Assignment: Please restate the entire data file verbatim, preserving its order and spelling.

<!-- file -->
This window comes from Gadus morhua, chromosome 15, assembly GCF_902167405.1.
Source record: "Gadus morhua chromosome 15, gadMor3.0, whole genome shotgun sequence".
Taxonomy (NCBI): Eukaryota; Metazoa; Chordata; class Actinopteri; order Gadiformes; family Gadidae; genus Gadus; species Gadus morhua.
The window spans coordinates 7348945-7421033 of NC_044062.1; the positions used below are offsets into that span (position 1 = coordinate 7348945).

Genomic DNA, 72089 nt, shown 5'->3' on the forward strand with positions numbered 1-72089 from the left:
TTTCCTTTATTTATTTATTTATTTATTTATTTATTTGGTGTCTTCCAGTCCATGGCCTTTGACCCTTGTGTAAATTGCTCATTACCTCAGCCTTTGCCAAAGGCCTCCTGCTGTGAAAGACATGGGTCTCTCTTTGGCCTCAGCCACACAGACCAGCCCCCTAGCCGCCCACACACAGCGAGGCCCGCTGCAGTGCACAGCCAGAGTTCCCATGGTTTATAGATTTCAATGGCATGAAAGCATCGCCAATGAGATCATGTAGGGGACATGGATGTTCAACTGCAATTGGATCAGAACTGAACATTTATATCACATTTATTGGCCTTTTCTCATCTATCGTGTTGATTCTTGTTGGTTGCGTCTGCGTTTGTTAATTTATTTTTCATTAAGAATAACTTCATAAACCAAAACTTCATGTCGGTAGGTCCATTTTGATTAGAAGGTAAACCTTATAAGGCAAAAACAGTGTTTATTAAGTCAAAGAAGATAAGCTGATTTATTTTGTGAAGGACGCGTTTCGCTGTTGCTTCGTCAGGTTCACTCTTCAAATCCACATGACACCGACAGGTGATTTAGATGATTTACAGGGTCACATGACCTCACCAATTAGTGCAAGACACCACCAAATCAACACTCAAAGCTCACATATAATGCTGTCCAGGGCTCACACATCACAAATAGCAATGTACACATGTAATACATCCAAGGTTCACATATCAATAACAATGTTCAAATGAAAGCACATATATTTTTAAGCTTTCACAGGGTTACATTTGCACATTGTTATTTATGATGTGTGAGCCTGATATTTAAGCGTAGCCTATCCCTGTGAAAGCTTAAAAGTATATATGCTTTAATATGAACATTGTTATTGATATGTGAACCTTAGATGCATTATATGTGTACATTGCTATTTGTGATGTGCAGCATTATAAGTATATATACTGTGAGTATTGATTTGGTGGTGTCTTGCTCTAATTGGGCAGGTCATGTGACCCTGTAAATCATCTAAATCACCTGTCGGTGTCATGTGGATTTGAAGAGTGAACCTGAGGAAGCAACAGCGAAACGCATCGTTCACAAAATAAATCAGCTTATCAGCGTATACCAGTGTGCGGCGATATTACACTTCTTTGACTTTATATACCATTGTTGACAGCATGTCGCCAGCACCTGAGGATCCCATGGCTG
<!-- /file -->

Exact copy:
This window comes from Gadus morhua, chromosome 15, assembly GCF_902167405.1.
Source record: "Gadus morhua chromosome 15, gadMor3.0, whole genome shotgun sequence".
Taxonomy (NCBI): Eukaryota; Metazoa; Chordata; class Actinopteri; order Gadiformes; family Gadidae; genus Gadus; species Gadus morhua.
The window spans coordinates 7348945-7421033 of NC_044062.1; the positions used below are offsets into that span (position 1 = coordinate 7348945).

Genomic DNA, 72089 nt, shown 5'->3' on the forward strand with positions numbered 1-72089 from the left:
TTTCCTTTATTTATTTATTTATTTATTTATTTATTTGGTGTCTTCCAGTCCATGGCCTTTGACCCTTGTGTAAATTGCTCATTACCTCAGCCTTTGCCAAAGGCCTCCTGCTGTGAAAGACATGGGTCTCTCTTTGGCCTCAGCCACACAGACCAGCCCCCTAGCCGCCCACACACAGCGAGGCCCGCTGCAGTGCACAGCCAGAGTTCCCATGGTTTATAGATTTCAATGGCATGAAAGCATCGCCAATGAGATCATGTAGGGGACATGGATGTTCAACTGCAATTGGATCAGAACTGAACATTTATATCACATTTATTGGCCTTTTCTCATCTATCGTGTTGATTCTTGTTGGTTGCGTCTGCGTTTGTTAATTTATTTTTCATTAAGAATAACTTCATAAACCAAAACTTCATGTCGGTAGGTCCATTTTGATTAGAAGGTAAACCTTATAAGGCAAAAACAGTGTTTATTAAGTCAAAGAAGATAAGCTGATTTATTTTGTGAAGGACGCGTTTCGCTGTTGCTTCGTCAGGTTCACTCTTCAAATCCACATGACACCGACAGGTGATTTAGATGATTTACAGGGTCACATGACCTCACCAATTAGTGCAAGACACCACCAAATCAACACTCAAAGCTCACATATAATGCTGTCCAGGGCTCACACATCACAAATAGCAATGTACACATGTAATACATCCAAGGTTCACATATCAATAACAATGTTCAAATGAAAGCACATATATTTTTAAGCTTTCACAGGGTTACATTTGCACATTGTTATTTATGATGTGTGAGCCTGATATTTAAGCGTAGCCTATCCCTGTGAAAGCTTAAAAGTATATATGCTTTAATATGAACATTGTTATTGATATGTGAACCTTAGATGCATTATATGTGTACATTGCTATTTGTGATGTGCAGCATTATAAGTATATATACTGTGAGTATTGATTTGGTGGTGTCTTGCTCTAATTGGGCAGGTCATGTGACCCTGTAAATCATCTAAATCACCTGTCGGTGTCATGTGGATTTGAAGAGTGAACCTGAGGAAGCAACAGCGAAACGCATCGTTCACAAAATAAATCAGCTTATCAGCGTATACCAGTGTGCGGCGATATTACACTTCTTTGACTTTATATACCATTGTTGACAGCATGTCGCCAGCACCTGAGGATCCCATGGCTG